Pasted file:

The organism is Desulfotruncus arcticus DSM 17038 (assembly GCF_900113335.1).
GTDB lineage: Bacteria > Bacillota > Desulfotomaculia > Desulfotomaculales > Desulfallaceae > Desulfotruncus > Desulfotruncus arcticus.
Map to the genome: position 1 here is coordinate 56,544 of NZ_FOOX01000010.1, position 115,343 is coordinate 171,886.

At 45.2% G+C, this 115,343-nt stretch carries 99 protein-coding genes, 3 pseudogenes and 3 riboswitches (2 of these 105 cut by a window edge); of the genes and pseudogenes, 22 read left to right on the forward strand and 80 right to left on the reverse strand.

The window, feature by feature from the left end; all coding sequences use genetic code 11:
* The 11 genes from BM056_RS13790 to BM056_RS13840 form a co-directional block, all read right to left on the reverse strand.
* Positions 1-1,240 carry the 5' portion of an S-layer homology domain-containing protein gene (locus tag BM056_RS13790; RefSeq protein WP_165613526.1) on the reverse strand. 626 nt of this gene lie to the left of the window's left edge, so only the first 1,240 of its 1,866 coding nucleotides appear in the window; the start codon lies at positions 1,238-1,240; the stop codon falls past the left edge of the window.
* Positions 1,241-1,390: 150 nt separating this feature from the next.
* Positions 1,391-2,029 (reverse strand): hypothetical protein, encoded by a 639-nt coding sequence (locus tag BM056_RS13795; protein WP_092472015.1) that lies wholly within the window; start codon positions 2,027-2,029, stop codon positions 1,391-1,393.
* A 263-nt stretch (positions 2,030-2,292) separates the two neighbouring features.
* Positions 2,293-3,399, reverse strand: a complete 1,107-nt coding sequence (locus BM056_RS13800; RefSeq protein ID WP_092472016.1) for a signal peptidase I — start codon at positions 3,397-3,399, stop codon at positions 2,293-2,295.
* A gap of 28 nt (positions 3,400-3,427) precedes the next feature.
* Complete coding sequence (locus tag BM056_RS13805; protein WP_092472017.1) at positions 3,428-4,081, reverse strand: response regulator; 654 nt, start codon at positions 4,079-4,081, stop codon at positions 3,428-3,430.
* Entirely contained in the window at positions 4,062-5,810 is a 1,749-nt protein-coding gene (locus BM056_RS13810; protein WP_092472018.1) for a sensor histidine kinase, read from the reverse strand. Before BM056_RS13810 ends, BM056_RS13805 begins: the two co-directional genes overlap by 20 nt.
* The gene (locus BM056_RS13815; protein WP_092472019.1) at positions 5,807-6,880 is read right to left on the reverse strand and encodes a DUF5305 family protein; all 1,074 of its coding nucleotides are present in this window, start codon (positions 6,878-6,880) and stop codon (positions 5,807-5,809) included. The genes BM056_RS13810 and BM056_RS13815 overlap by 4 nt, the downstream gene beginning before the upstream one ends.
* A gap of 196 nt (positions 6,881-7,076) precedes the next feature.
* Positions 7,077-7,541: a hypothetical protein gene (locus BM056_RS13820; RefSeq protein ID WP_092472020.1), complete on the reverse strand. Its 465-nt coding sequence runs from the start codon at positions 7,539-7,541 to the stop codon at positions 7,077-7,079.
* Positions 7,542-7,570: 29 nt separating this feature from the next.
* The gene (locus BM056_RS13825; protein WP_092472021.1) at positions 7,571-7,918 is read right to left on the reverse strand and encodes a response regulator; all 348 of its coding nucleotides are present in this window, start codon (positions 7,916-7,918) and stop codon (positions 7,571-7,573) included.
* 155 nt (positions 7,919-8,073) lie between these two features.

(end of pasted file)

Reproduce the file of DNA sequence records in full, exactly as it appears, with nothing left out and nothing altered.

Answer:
The organism is Desulfotruncus arcticus DSM 17038 (assembly GCF_900113335.1).
GTDB lineage: Bacteria > Bacillota > Desulfotomaculia > Desulfotomaculales > Desulfallaceae > Desulfotruncus > Desulfotruncus arcticus.
Map to the genome: position 1 here is coordinate 56,544 of NZ_FOOX01000010.1, position 115,343 is coordinate 171,886.

At 45.2% G+C, this 115,343-nt stretch carries 99 protein-coding genes, 3 pseudogenes and 3 riboswitches (2 of these 105 cut by a window edge); of the genes and pseudogenes, 22 read left to right on the forward strand and 80 right to left on the reverse strand.

The window, feature by feature from the left end; all coding sequences use genetic code 11:
* The 11 genes from BM056_RS13790 to BM056_RS13840 form a co-directional block, all read right to left on the reverse strand.
* Positions 1-1,240 carry the 5' portion of an S-layer homology domain-containing protein gene (locus tag BM056_RS13790; RefSeq protein WP_165613526.1) on the reverse strand. 626 nt of this gene lie to the left of the window's left edge, so only the first 1,240 of its 1,866 coding nucleotides appear in the window; the start codon lies at positions 1,238-1,240; the stop codon falls past the left edge of the window.
* Positions 1,241-1,390: 150 nt separating this feature from the next.
* Positions 1,391-2,029 (reverse strand): hypothetical protein, encoded by a 639-nt coding sequence (locus tag BM056_RS13795; protein WP_092472015.1) that lies wholly within the window; start codon positions 2,027-2,029, stop codon positions 1,391-1,393.
* A 263-nt stretch (positions 2,030-2,292) separates the two neighbouring features.
* Positions 2,293-3,399, reverse strand: a complete 1,107-nt coding sequence (locus BM056_RS13800; RefSeq protein ID WP_092472016.1) for a signal peptidase I — start codon at positions 3,397-3,399, stop codon at positions 2,293-2,295.
* A gap of 28 nt (positions 3,400-3,427) precedes the next feature.
* Complete coding sequence (locus tag BM056_RS13805; protein WP_092472017.1) at positions 3,428-4,081, reverse strand: response regulator; 654 nt, start codon at positions 4,079-4,081, stop codon at positions 3,428-3,430.
* Entirely contained in the window at positions 4,062-5,810 is a 1,749-nt protein-coding gene (locus BM056_RS13810; protein WP_092472018.1) for a sensor histidine kinase, read from the reverse strand. Before BM056_RS13810 ends, BM056_RS13805 begins: the two co-directional genes overlap by 20 nt.
* The gene (locus BM056_RS13815; protein WP_092472019.1) at positions 5,807-6,880 is read right to left on the reverse strand and encodes a DUF5305 family protein; all 1,074 of its coding nucleotides are present in this window, start codon (positions 6,878-6,880) and stop codon (positions 5,807-5,809) included. The genes BM056_RS13810 and BM056_RS13815 overlap by 4 nt, the downstream gene beginning before the upstream one ends.
* A gap of 196 nt (positions 6,881-7,076) precedes the next feature.
* Positions 7,077-7,541: a hypothetical protein gene (locus BM056_RS13820; RefSeq protein ID WP_092472020.1), complete on the reverse strand. Its 465-nt coding sequence runs from the start codon at positions 7,539-7,541 to the stop codon at positions 7,077-7,079.
* Positions 7,542-7,570: 29 nt separating this feature from the next.
* The gene (locus BM056_RS13825; protein WP_092472021.1) at positions 7,571-7,918 is read right to left on the reverse strand and encodes a response regulator; all 348 of its coding nucleotides are present in this window, start codon (positions 7,916-7,918) and stop codon (positions 7,571-7,573) included.
* 155 nt (positions 7,919-8,073) lie between these two features.